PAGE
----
AALS Clinical Conference panel on developing technology-enhanced community education resources in law clinics

On May 2, 2016, Executive Director Art Neill moderated a panel at the 2016 American Association of Law Schools clinical conference entitled "Community and Pedagogical Benefits of Developing Public Education Resources and Engaging in Technology Enhanced Representation."

Here's a detailed description of the panel:

In serving both our communities and students, as clinicians we oftentimes need to be creative about our methods of community engagement and litigation focus/case acceptance practices.  Traditionally clinics revolve around a live-client model of individual client centered representation.  But what happens when we as clinics need to make an impact for more than one individual at a time? Are there non-case related ways that we can create useful legal pathways for our current and future clients, and our community? 

Part 1 of this session will discuss the pedagogical benefits and successful approaches when working with students on creating public education resources.  Focusing on non-traditional resources including apps and video, we’ll discuss how this work advances pedagogical goals of doctrinal learning and client counseling. Specifically, panelists will explain how student work developing public education resources supports not only doctrinal learning by reinforcing concepts learned in the classroom, but also fundamental client counseling skills, such as being able to explain legal concepts to non-lawyers. Through open moderation and audience participation, panelists will discuss a variety of public education projects they have undertaken in their clinics, including the Fair Use Best Practices for Documentary Filmmakers and Online Video Creators, as well as the Fair Use App, and a variety of educational video series and written resources.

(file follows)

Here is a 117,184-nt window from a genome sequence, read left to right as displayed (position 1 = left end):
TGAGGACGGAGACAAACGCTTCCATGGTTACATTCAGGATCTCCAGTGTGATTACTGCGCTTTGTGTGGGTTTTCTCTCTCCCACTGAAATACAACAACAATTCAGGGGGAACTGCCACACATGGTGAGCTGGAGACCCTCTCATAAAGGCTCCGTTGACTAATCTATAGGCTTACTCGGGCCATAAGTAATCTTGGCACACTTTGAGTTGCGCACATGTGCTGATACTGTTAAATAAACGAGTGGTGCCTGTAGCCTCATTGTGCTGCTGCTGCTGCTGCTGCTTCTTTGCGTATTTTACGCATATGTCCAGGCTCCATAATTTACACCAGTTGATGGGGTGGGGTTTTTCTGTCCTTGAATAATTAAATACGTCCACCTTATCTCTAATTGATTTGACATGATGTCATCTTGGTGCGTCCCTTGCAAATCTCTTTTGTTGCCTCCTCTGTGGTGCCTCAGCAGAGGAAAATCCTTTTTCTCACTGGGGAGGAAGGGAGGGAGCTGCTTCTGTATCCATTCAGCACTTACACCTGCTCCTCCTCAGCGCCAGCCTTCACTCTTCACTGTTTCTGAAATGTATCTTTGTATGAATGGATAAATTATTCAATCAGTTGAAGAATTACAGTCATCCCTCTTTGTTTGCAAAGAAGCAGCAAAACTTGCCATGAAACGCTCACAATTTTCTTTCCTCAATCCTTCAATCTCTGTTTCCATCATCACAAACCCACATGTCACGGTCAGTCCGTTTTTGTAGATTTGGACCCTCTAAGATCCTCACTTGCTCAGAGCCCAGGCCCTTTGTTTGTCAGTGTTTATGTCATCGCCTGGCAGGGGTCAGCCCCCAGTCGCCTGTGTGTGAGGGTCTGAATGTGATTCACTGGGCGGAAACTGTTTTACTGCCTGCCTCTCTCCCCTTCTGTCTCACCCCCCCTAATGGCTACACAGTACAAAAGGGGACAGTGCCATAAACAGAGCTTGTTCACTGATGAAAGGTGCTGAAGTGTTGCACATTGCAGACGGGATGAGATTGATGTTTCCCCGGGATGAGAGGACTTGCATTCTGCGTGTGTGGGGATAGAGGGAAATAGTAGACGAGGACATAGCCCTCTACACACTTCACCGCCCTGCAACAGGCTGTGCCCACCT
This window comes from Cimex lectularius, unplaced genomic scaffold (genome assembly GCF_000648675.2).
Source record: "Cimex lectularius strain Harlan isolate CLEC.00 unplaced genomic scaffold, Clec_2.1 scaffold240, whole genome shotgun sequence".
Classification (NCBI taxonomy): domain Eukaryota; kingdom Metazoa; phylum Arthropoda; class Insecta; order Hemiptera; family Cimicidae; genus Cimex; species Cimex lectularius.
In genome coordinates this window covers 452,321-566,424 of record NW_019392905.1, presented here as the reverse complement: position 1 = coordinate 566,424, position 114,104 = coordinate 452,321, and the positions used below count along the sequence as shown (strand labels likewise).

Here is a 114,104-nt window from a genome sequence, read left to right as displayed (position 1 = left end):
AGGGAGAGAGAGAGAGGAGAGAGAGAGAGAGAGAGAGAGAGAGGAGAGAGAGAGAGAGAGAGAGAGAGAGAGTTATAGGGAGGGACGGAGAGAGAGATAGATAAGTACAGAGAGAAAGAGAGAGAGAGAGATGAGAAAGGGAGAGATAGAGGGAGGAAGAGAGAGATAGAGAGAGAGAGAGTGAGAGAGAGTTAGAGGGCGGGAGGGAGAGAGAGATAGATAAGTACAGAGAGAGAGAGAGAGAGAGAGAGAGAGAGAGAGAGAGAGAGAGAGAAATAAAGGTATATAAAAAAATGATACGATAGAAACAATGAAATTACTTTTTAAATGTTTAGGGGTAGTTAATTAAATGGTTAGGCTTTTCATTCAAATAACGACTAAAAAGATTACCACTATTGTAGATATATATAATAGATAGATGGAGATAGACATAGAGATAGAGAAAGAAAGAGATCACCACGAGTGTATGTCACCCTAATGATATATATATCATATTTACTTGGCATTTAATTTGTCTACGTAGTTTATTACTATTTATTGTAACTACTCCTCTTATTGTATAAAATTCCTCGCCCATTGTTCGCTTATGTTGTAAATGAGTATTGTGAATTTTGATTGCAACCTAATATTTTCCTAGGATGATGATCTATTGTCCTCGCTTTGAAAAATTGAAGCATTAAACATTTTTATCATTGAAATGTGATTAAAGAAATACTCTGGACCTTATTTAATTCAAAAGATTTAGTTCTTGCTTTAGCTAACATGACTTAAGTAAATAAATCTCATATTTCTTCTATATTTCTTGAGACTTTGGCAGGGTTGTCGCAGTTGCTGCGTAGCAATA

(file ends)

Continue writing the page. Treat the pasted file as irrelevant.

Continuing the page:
Part II of the session will introduce attendees to A2J, a software system with an authoring tool that creates graphical Guided Interviews, which walk self-represented litigants through a legal process.  Presenters will discuss the pedagogical model as implemented within clinics; present specific clinic project guided interviews; direct attendees to various teaching materials created by clinics using this software; and expose attendees to new pedagogical perspectives and tools generated by the professors who have taught in the Project.  Syllabi and sample interviews will be made available.  

Panelists included
 

Art Neill, New Media Rights & California Western School of Law 

Jack I. Lerner, University of California, Irvine School of Law 

Victoria F. Phillips, American University, Washington College of Law 

Carrie Hagan, Indiana University Robert H. McKinney School of Law 

Alexander Rabanal, CALI 

 

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